Green Business: If We Eat All the Fish, Whose Tragedy Is it?

Who owns our fish?

As author Margaret Shaw notes in a blog post for, the rapidly diminishing deep ocean fish stocks that lie outside national jurisdictions are out of sight, out of mind and beyond legal recourse.

Call it the tragedy of the oceans.

If no one owns them, can I take them all?

Who can stop me?

Is that fair? Is that right?

Does it even make sense for me to do that?

A new UN panel convened May 8 to discuss a new program that will tackle these questions and others regarding global fish stocks.


Fisheries up for Grabs: Who Owns our Fish?

“At the United Nations yesterday, a Program on Global Sustainable Fisheries Management and Biodiversity in ABNJ was introduced to protect the biodiversity of this area, which some consider to be the last global “commons” on Earth.

A new program that will devote $44 million to manage the long-term health of this frontier which is depreciating rapidly. Throughout history, it’s been “every man for himself” out there beyond the watchful eyes of citizens, giving way to total anarchy dominated by highly sophisticated $10 billion dollar/year fishing operations equal to 6.3 million tons caught per year.

With millions of tons of fish brought to market each year, it’s a fair question to ask why this level of harvesting is a problem:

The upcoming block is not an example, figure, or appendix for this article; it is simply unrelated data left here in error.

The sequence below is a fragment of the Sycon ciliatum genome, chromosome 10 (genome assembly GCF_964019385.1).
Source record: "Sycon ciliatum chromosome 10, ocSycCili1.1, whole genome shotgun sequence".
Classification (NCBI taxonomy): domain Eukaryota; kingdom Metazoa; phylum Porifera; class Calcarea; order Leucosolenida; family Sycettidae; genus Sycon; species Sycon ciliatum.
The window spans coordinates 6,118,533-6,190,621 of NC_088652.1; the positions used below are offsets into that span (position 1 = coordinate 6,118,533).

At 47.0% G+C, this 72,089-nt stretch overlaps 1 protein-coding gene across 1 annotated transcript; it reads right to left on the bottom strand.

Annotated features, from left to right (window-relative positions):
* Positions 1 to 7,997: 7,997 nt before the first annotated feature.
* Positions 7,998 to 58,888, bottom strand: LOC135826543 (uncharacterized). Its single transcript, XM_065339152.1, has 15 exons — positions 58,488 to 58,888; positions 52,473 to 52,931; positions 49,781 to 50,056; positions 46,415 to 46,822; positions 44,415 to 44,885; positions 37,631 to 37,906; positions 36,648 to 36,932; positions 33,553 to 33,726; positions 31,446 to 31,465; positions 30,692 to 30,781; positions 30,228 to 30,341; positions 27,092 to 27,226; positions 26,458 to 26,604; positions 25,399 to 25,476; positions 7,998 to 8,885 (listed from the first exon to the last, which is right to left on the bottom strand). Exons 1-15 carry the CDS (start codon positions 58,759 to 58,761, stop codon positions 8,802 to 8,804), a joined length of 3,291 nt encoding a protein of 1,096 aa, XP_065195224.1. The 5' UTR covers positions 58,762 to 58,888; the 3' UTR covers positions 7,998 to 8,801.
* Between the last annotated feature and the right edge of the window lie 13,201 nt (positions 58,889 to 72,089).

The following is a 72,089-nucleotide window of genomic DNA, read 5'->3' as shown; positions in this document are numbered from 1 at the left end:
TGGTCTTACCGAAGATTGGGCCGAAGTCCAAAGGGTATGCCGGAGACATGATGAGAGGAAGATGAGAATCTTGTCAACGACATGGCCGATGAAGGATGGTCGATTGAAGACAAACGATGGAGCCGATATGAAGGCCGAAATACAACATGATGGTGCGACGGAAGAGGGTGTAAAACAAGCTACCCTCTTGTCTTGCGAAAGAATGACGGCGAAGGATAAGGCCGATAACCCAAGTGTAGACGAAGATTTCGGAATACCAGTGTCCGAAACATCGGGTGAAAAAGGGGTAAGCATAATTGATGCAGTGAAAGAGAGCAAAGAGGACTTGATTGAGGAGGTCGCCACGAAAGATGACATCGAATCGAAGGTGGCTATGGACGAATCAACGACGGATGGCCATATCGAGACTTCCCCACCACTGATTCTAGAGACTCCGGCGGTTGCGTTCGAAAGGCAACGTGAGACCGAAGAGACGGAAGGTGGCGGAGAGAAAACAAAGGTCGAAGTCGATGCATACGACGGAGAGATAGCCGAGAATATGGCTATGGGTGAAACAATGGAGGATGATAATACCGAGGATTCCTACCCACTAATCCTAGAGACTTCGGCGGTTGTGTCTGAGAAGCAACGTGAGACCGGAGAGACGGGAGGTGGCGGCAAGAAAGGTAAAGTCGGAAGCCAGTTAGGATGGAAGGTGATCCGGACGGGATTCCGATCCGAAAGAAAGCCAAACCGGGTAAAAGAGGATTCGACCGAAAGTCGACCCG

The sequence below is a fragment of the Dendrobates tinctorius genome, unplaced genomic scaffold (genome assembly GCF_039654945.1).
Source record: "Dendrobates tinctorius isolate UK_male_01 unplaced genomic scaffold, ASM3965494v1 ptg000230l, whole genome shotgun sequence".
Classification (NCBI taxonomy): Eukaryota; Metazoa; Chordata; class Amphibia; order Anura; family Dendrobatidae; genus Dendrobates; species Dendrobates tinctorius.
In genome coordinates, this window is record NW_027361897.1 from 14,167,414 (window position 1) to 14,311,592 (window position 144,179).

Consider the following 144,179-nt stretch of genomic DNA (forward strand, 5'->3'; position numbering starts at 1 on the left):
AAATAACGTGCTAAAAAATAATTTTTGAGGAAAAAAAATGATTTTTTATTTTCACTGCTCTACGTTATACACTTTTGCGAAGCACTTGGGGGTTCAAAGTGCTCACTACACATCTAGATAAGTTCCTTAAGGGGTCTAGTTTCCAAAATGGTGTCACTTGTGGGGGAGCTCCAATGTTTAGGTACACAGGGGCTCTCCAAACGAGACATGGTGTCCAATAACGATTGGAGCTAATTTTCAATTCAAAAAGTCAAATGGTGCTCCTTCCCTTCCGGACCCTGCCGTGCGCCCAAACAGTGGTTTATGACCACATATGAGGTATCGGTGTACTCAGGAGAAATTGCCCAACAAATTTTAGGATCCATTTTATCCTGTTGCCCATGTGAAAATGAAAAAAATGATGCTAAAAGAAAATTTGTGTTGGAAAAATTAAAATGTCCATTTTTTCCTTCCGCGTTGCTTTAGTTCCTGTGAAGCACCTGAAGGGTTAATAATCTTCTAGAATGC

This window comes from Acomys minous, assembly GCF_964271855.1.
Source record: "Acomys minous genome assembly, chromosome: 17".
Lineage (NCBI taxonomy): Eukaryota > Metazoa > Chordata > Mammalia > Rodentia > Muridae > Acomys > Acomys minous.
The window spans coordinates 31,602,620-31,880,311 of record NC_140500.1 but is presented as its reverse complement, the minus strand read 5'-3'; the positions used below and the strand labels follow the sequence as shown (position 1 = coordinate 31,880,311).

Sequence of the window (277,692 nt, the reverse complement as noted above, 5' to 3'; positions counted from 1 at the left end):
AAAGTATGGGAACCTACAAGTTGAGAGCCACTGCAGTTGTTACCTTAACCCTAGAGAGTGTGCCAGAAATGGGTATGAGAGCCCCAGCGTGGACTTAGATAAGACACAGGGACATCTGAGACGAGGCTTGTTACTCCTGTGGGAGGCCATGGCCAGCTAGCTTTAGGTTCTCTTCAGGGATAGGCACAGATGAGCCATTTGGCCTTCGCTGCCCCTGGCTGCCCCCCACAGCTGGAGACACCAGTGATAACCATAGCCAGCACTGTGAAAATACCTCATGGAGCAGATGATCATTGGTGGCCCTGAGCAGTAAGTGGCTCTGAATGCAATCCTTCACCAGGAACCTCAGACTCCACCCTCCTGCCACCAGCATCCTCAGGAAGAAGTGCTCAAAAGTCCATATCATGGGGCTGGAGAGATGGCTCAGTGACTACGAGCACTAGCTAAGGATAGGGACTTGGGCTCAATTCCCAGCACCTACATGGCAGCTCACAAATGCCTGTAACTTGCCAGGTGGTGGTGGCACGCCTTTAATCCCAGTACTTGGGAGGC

No deep-sea bottom trawl vessels or fleets have demonstrated that they can fish deep-sea species sustainably and prevent damage to deep-sea ecosystems.

On the table for Rio+20 next month, though not without conflict, is an end to government fishing subsidies, considered to be as damaging as fossil fuel subsidies. No agreement has been reached here, nor has a proposed phase-out of all deep-sea bottom-trawl fishing on the high seas by 2015.

And, what remedies and solutions could be enacted to help achieve sustainable goals:

Also at the negotiating table is a call for labeling, and for seafood buyers and retailers to only buy and sell fish from deep-sea fisheries that have clearly demonstrated no harm to deep-sea ecosystems.

Today, as global fish stocks decline, seafood becomes an increasingly expensive item for the rich and a rarity for the poor. With the world population expected to reach 8.2 billion by 2030, the planet will have to feed an additional 1.5 billion people, 90 percent of whom will be living in developing countries many of which depend on local fisheries.

When we over harvest fish beyond sustainable levels, there are inevitable downstream impacts. For one thing, eventually you won’t be able to catch any more fish yourself.

In the bigger picture, overfishing means less for people who depend on local fish for their survival.

I reject the Tragedy of the Commons thesis that individuals, acting from self-interest, will inevitably overexploit resources even when it’s cleanly not in our best interests to do so.

I believe this because humans have sustainably stewarded resources for millenia.

Farmers know to replenish their fields. Hunters know to leave the does. Fisherfolk know to release breeding lobsters back to the sea.

It’s only in the past few hundred years that technology has allowed us to take beyond Nature’s ability to replenish.

Just because we can do something, doesn’t mean we should.



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